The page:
THE dress code is formal and our glitterati will be decked out in all their formal finery at the Bulawayo Rainbow Hotel.
I can almost taste it, the cheese and maybe wine, except that I like myself constantly sober.
Look, this is going to be a night of a thousand stars and they will shine bright for the whole country to see from their couches at home.
I have every reason to expect better than last year. Last year’s awards at City Hall was the stuff that dreams are made complete with limos and red carpet for the nominees and I just can’t delete a certain visual from my head ie watching Phephisile Magonya in her doll dress walking up the stage to receive the best female dancer award.
I recollect thinking: where are the fashion police?
Don’t get me wrong folks, that girl can surely dance but her dress code on that night truly bombed. Local designers can offer to dress the nominees to expose their talent. Don’t they need to hog that spotlight and advertise their skills?
The (National Arts Merit Awards) Namas are huge and they must be treated, in the words of the National Arts Council’s acting director, with all the “respect they deserve”.
Thankfully, yours truly will see his gleeful self hobnobbing with the likes of Cont Mhlanga — whom I hold in much respect for his pioneering work in our cultural industries.
So the nominees list is out, courtesy of a Press conference yesterday in Harare. I got the mail from umaMthombeni at the National Arts Council’s communications department.
It did not surprise me much that Jah Prayzah would get three nominations for starters.
He sort of towered above the rest in a somewhat mediocre year in 2013. It’s a safe bet to say that he will snag at least one, if not in the song of the year category for Tsviriyo, but he has competition in Seunononga from Emmanuel Manyeruke aka Guspy Warrior and Zino Irema by current gospel dynamo Mathias Mhere.
The nominations are good for the young man in faux military gear. His vibe is unique that’s for sure.
It straddles sungura and reggae. There are reggae inflections in his sound and he does not sound like anybody else out there at present.
Actually, the other person to have walked down a somewhat similar path of blending sungura and reggae undertones was the late John Chibadura. So maybe yeah, he deserves the attention.
Rooting for the champions
I am rooting for Umkhathi Theatre Works — the reigning traditional dance champions — to waltz into glory in their nominated categories of outstanding group and best male dancer because apart from a critically acclaimed overseas tour, they beat all and sundry in the national dance competitions last year.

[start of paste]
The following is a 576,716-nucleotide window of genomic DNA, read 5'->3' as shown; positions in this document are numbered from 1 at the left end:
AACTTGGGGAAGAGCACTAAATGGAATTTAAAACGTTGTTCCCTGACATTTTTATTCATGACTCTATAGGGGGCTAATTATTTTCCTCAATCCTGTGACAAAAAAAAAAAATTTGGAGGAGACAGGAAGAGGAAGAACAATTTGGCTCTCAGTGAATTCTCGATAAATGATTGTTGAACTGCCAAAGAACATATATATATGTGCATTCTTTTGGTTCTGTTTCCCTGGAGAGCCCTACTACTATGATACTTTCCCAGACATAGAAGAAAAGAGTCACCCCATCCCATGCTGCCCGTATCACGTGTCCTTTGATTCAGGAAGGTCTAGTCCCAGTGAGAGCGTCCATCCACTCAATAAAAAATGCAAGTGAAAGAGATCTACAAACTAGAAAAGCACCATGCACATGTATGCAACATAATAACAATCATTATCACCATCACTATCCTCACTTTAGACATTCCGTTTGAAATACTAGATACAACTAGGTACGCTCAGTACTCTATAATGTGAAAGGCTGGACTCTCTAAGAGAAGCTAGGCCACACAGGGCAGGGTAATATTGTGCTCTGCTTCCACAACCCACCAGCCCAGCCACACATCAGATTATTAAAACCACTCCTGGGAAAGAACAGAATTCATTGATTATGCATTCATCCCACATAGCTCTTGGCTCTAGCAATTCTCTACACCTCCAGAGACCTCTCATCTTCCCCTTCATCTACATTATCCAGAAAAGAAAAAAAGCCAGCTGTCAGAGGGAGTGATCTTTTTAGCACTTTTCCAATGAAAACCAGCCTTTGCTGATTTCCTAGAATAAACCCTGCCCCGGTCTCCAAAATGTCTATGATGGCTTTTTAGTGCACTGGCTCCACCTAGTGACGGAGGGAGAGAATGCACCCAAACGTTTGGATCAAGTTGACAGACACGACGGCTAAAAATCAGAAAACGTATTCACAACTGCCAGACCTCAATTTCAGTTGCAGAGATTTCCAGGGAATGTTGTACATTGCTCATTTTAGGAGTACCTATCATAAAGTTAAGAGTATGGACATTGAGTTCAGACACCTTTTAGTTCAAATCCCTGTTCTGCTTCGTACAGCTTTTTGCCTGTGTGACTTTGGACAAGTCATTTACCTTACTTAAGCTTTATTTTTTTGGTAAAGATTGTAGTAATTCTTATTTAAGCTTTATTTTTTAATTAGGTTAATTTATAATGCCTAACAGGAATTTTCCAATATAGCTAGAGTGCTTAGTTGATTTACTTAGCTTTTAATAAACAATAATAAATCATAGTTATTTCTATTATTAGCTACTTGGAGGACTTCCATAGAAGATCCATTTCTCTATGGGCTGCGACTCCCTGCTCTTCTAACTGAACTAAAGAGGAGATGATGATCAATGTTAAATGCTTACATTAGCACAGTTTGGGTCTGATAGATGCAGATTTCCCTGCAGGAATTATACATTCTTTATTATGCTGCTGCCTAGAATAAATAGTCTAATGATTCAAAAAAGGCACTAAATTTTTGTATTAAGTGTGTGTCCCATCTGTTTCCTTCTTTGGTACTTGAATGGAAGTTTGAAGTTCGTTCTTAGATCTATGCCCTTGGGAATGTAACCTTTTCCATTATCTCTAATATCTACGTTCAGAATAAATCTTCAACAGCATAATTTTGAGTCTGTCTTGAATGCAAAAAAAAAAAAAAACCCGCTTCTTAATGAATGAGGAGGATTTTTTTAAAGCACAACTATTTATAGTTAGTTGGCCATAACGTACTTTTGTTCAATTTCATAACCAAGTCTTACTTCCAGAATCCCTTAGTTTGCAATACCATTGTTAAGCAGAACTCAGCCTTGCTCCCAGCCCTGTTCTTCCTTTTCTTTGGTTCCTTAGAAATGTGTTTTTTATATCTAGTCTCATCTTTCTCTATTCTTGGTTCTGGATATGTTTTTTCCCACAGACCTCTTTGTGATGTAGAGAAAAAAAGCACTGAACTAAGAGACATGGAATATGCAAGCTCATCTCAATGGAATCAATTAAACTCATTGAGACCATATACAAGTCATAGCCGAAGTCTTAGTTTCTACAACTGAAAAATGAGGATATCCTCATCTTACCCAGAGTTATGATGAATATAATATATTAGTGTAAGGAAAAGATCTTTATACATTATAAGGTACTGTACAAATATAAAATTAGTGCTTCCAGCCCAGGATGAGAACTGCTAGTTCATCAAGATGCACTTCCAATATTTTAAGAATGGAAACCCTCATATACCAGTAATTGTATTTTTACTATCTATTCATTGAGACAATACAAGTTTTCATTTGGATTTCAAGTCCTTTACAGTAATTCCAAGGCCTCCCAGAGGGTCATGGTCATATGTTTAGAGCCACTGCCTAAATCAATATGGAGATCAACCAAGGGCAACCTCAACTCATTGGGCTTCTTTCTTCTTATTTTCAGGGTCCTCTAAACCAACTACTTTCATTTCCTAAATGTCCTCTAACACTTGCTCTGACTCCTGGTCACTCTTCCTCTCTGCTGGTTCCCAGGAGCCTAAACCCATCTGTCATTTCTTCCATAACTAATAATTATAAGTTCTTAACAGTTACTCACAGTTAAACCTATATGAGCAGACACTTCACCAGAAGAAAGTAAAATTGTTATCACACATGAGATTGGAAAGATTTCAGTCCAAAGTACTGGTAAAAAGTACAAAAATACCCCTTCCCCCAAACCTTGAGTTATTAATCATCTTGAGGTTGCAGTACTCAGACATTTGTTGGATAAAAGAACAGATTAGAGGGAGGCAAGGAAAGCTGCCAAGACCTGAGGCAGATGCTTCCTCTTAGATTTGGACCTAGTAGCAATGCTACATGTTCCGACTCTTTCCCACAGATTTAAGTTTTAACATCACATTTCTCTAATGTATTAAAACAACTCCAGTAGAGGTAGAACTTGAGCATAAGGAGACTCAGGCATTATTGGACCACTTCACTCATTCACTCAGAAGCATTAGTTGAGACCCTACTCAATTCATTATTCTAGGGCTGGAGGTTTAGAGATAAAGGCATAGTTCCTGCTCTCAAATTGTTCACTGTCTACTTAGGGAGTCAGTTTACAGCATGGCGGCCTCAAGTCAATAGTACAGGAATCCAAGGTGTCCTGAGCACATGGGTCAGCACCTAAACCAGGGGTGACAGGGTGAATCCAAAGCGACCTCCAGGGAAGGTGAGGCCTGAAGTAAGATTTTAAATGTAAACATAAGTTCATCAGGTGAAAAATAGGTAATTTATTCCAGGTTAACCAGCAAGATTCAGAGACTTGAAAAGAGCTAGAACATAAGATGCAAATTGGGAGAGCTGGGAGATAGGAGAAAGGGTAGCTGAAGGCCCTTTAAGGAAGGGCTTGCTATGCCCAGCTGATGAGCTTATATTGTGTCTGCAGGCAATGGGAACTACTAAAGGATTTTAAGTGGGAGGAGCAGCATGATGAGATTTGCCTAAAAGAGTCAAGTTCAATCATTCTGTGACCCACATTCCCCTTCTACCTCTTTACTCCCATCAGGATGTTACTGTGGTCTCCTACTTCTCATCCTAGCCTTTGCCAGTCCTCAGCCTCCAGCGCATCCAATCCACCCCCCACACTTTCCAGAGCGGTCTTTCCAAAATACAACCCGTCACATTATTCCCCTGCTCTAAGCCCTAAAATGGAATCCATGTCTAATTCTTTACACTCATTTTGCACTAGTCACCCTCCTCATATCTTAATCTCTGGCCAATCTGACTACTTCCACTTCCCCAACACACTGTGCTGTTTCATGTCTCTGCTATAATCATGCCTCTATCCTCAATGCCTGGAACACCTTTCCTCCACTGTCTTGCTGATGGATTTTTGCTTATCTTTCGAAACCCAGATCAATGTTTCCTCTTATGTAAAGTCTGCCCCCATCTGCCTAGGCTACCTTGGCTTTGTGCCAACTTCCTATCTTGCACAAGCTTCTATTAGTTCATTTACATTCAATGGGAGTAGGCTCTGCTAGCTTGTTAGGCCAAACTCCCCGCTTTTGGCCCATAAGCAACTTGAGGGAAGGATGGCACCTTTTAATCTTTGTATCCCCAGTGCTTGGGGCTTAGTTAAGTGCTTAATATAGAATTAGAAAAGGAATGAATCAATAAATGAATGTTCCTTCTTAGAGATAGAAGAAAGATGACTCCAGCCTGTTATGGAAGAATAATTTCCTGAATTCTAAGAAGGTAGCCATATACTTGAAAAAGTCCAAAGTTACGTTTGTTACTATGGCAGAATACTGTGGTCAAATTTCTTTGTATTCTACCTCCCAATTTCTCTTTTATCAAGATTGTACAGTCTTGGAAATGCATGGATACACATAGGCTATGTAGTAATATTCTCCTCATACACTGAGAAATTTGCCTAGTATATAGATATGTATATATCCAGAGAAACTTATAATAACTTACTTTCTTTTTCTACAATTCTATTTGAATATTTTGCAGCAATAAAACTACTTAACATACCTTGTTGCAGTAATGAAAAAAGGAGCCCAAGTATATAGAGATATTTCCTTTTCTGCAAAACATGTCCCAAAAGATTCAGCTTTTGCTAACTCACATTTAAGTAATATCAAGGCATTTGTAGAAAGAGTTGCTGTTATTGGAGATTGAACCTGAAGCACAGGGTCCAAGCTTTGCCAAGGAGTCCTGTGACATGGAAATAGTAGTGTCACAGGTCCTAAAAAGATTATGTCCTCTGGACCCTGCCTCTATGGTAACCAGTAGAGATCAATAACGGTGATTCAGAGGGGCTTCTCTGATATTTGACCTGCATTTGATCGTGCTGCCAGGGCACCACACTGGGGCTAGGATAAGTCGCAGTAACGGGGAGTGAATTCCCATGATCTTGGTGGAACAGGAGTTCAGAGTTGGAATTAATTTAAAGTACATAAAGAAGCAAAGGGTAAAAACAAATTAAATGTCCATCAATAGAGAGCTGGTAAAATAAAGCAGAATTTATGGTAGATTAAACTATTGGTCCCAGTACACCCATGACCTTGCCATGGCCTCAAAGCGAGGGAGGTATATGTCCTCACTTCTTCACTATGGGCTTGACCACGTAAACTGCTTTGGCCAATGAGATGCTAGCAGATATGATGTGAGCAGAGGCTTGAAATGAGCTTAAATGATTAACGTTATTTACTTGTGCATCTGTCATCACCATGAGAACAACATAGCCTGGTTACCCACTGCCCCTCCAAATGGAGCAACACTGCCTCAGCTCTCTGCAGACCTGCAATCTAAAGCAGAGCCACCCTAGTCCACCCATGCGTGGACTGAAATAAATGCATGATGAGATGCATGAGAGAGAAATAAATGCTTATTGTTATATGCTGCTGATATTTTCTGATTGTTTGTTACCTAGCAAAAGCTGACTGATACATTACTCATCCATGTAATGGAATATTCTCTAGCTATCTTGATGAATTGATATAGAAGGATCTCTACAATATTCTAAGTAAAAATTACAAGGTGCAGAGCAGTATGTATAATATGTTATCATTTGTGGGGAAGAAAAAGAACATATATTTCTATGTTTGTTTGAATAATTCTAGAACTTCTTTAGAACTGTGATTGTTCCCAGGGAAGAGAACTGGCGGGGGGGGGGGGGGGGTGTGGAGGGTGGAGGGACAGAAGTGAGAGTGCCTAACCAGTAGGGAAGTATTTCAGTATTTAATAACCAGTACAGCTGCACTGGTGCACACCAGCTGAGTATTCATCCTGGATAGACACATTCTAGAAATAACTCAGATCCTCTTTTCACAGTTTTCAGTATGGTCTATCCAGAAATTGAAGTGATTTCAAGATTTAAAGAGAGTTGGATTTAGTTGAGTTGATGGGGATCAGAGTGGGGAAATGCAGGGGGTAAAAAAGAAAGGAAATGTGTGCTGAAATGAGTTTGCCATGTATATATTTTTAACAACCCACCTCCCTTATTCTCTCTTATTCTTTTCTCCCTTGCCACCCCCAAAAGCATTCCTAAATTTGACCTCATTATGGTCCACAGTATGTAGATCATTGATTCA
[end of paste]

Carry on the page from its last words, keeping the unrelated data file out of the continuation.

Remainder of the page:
Their competitors, in my subjective opinion, are a hard sell for the national dance notwithstanding the fact that they lean toward contemporary dance whereas Umkhathi specialises in traditional dance.
But what did they actually do that had a far reaching “national” impact?
One of the nominees is an established group to be fair, but what contest did they at least win last year in order to be considered “excellent” Zero!
Judgment requires a more objective test to separate the grain from the proverbial chaff. Moreover, to my mind, the word excellent implies comparison with others’ achievements in a contest. On my score card, Umkhathi can’t lose.
I don’t know how the Nama panel did not then nominate Matesu Dube for best choreography if his dance ensemble is in contention for the best dance company award.
How exactly does a dance group become excellent without excellent choreography? It does not make sense though it tends to happen even at the Oscars. Educate me kindly please dear judges.
Ladysmith Black Mambazo won a Grammy. The South African a cappella group won best world album category. It’s a fourth Grammy award for the inspirational imbube group which undoubtedly motivated local groups such Insingizi and Impumelelo Shining Stars to begin their own journeys as musicians.
The Ladysmith Grammy award was for Live: Singing For Peace Around The World which was shared with another group from South America.
The album was dedicated to the late icon Nelson Mandela who was reportedly one of the band’s biggest supporters and passed away in December 2013.
Mandela took the group along with him to Oslo, Norway, when he accepted the Nobel Peace Prize in 1993 as a sure nod to the group’s excellence and that country’s high regard for its artistes.
Imagine the mileage that comes with that brand association? We will get there . . .
Speaking of imbube, Austria-based Dumisani “Ramadu” Moyo is in the country. Who is he? Ramadu has morphed into an arts entrepreneur fronting Nobuntu and Jeys Marabini via his 10th District record label.
He has already taken the all-girl ensemble Nobuntu and Jeys on their maiden trip to Austria aside from releasing them on his 10th District imprint.
Importantly, his group Insingizi is one of only two African groups whose music sold over 250 000 in Wal-Mart the giant US store chain alongside the Grammy winning Ladysmith Black Mambazo! But there it is. Success. The numbers don’t lie.
The group’s album Songs from Southern Africa Volume 1 released by ARC Records was a groundbreaking one.
Ungadeleli! Now if you can, use your visa card to buy it online.